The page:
Genesis of a Recipe: Brioche

There are some recipes that every serious baker should have.  Pie dough, for example. Or a good chocolate chip cookie.  A cake to bring to parties is also useful to have on hand.  The recipe I’ve been giving thought to lately is Brioche, a rich, buttery bread.  Brioche is versatile, being commonly used in a variety of sweet and savoury applications.  Useful and delicious.

The first step is to hit the books.  I do mean books, too.  Though occasionally I resort to online research, I prefer finding my recipes in actual books.  The initial though is that recipes in books are more reliable, but in practice most online resources often work even better than some in books.  You can’t generally write on the pages of online recipes, though.  Once I’ve found a recipe to use as a base, it’s time to tweak.  The recipe that most appealed is from Glorious French Food by James Peterson.  His recipe is adapted from Julia Child’s and in turn I am adapting it from him.

The first thing I do (as with many recipes) is reduce the sugar.  Especially with bread I want to keep the sweetness to a minimum and focus on the almost croissant-like butter flavour.  It’s important to know your ingredients.  Sugar doesn’t just sweeten, it also softens the final product.  So a brioche with less sugar could lead to a stiffer product.  To compensate is easy enough, we’ll just increase the ratio of liquid to flour.  And we’ll add a wee bit of extra butter just for fun.  Yes, that means more fat, but do you know what fat is?  Flavour.  Fat is flavour.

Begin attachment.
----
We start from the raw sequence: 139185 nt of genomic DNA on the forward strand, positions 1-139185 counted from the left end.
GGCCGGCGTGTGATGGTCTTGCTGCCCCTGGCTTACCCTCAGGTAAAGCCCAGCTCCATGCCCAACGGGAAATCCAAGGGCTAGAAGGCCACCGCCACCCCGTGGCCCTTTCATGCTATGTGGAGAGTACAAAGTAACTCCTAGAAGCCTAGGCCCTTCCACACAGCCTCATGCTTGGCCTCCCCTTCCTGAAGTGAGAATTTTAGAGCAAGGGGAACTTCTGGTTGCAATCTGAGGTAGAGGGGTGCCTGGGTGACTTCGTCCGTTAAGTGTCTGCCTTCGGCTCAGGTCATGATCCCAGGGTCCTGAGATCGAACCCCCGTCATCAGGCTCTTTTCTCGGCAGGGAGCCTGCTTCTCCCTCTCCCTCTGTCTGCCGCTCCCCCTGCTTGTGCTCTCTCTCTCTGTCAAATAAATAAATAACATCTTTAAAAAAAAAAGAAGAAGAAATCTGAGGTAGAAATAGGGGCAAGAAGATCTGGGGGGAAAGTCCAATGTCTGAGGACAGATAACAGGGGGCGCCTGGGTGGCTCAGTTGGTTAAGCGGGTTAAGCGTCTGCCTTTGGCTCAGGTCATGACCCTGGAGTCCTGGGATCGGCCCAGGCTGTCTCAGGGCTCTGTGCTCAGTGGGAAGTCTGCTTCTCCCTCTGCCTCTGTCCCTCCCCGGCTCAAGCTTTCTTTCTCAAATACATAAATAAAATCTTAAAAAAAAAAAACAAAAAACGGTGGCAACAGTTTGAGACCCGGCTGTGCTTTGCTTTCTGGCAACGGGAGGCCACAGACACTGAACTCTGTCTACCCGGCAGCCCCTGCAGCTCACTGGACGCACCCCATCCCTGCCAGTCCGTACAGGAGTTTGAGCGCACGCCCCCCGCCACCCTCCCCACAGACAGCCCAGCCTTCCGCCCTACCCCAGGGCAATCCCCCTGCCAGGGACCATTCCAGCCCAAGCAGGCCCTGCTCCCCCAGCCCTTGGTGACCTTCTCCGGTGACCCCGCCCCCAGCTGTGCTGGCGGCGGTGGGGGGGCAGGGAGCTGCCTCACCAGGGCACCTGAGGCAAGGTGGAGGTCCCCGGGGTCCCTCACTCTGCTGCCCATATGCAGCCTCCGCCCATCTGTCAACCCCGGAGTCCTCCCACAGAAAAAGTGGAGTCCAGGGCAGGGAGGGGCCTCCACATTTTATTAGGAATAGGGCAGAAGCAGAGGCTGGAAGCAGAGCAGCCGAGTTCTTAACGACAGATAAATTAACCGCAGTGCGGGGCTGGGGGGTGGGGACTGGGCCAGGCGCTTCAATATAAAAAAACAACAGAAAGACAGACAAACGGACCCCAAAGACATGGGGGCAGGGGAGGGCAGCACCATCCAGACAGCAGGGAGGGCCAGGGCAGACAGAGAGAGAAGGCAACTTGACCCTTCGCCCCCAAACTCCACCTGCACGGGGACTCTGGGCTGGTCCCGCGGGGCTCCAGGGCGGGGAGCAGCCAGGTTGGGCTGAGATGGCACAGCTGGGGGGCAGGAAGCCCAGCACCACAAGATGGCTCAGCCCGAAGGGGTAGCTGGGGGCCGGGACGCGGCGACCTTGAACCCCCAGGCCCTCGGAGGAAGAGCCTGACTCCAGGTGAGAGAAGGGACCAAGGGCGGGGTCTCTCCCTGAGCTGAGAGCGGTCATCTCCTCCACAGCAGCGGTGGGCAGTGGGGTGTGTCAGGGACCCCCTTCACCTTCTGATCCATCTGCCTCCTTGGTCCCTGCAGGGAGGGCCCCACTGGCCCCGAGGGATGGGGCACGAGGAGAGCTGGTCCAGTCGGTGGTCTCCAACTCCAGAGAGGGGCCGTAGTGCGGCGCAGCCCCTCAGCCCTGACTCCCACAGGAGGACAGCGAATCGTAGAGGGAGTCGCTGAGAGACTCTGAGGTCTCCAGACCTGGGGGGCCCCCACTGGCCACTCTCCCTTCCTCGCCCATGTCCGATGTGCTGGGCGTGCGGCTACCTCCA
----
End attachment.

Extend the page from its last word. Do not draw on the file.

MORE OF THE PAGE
75g Scalded Milk
1 egg
250g All Purpose Flour
5g Instant Yeast


200g Flour

5g Salt
30g Sugar
4 eggs

180g Softened Butter


Combine the ingredients for the sponge and mix together loosely.  Cover with the flour from the rest of the dough and let sit for about an hour.  Once the sponge is ready the flour on top will be thoroughly cracked.  Next add in everything else except the butter and knead until the gluten is mostly developed.  If you are using a stand mixer switch from your dough hook attachment to your paddle.  Start mixing in the butter a bit at a time until the dough is uniform.  Toss in a container and refrigerate overnight.  The next day, divide into 150 gram potions and roll so that they have a tapered end and a rather bulbous one.  Tie each one in a knot as shown above.  Leave to rise until fully proofed and egg wash.  Bake at 375° for about half an hour.DSCF2842

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